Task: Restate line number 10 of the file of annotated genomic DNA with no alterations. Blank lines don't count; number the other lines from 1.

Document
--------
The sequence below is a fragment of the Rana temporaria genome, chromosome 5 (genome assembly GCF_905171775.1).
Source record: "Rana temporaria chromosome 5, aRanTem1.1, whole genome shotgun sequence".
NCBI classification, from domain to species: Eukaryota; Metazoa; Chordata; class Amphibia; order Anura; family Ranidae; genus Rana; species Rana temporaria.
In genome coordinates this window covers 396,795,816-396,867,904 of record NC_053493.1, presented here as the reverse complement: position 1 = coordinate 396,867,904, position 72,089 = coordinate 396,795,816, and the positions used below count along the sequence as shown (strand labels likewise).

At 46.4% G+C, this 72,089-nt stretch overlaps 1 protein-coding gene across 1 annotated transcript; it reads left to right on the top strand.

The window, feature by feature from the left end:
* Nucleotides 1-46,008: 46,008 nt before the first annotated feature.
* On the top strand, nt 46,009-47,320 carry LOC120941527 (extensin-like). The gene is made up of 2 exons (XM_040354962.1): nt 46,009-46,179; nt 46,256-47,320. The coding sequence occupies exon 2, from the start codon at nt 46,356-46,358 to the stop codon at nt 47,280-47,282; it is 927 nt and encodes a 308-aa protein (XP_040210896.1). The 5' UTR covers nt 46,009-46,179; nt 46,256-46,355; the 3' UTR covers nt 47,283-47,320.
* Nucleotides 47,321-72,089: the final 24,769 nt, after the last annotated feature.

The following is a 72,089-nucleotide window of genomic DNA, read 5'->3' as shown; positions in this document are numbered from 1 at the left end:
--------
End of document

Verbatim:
The following is a 72,089-nucleotide window of genomic DNA, read 5'->3' as shown; positions in this document are numbered from 1 at the left end: